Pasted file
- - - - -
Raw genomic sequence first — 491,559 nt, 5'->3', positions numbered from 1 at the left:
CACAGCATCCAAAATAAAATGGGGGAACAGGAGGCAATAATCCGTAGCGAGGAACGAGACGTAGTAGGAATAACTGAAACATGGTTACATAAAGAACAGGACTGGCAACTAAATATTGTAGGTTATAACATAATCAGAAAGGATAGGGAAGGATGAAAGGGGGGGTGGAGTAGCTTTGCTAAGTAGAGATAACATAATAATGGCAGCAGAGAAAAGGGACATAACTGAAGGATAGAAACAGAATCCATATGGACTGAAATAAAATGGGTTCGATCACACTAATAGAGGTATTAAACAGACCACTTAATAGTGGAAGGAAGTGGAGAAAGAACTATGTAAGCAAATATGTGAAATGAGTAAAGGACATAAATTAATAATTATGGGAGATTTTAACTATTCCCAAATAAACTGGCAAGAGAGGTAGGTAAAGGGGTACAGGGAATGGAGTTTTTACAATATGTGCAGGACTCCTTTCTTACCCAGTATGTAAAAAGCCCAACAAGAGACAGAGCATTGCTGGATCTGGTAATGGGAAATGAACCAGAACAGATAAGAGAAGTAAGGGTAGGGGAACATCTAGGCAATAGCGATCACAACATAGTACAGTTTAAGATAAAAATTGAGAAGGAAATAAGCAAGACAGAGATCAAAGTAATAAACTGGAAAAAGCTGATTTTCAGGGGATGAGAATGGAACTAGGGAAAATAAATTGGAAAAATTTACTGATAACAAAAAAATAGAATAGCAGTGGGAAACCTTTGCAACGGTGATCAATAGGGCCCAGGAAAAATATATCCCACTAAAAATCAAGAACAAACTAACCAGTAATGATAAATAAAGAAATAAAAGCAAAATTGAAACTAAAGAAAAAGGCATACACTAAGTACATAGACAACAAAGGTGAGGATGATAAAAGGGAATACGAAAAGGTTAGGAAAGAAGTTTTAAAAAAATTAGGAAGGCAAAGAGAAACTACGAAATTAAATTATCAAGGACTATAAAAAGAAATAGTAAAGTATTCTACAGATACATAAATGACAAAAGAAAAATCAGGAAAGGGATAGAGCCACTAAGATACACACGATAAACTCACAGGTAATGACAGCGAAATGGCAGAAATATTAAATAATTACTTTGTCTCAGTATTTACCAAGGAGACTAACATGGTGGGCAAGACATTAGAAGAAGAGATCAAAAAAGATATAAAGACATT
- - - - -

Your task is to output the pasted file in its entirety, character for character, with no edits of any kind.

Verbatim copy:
Raw genomic sequence first — 491,559 nt, 5'->3', positions numbered from 1 at the left:
CACAGCATCCAAAATAAAATGGGGGAACAGGAGGCAATAATCCGTAGCGAGGAACGAGACGTAGTAGGAATAACTGAAACATGGTTACATAAAGAACAGGACTGGCAACTAAATATTGTAGGTTATAACATAATCAGAAAGGATAGGGAAGGATGAAAGGGGGGGTGGAGTAGCTTTGCTAAGTAGAGATAACATAATAATGGCAGCAGAGAAAAGGGACATAACTGAAGGATAGAAACAGAATCCATATGGACTGAAATAAAATGGGTTCGATCACACTAATAGAGGTATTAAACAGACCACTTAATAGTGGAAGGAAGTGGAGAAAGAACTATGTAAGCAAATATGTGAAATGAGTAAAGGACATAAATTAATAATTATGGGAGATTTTAACTATTCCCAAATAAACTGGCAAGAGAGGTAGGTAAAGGGGTACAGGGAATGGAGTTTTTACAATATGTGCAGGACTCCTTTCTTACCCAGTATGTAAAAAGCCCAACAAGAGACAGAGCATTGCTGGATCTGGTAATGGGAAATGAACCAGAACAGATAAGAGAAGTAAGGGTAGGGGAACATCTAGGCAATAGCGATCACAACATAGTACAGTTTAAGATAAAAATTGAGAAGGAAATAAGCAAGACAGAGATCAAAGTAATAAACTGGAAAAAGCTGATTTTCAGGGGATGAGAATGGAACTAGGGAAAATAAATTGGAAAAATTTACTGATAACAAAAAAATAGAATAGCAGTGGGAAACCTTTGCAACGGTGATCAATAGGGCCCAGGAAAAATATATCCCACTAAAAATCAAGAACAAACTAACCAGTAATGATAAATAAAGAAATAAAAGCAAAATTGAAACTAAAGAAAAAGGCATACACTAAGTACATAGACAACAAAGGTGAGGATGATAAAAGGGAATACGAAAAGGTTAGGAAAGAAGTTTTAAAAAAATTAGGAAGGCAAAGAGAAACTACGAAATTAAATTATCAAGGACTATAAAAAGAAATAGTAAAGTATTCTACAGATACATAAATGACAAAAGAAAAATCAGGAAAGGGATAGAGCCACTAAGATACACACGATAAACTCACAGGTAATGACAGCGAAATGGCAGAAATATTAAATAATTACTTTGTCTCAGTATTTACCAAGGAGACTAACATGGTGGGCAAGACATTAGAAGAAGAGATCAAAAAAGATATAAAGACATT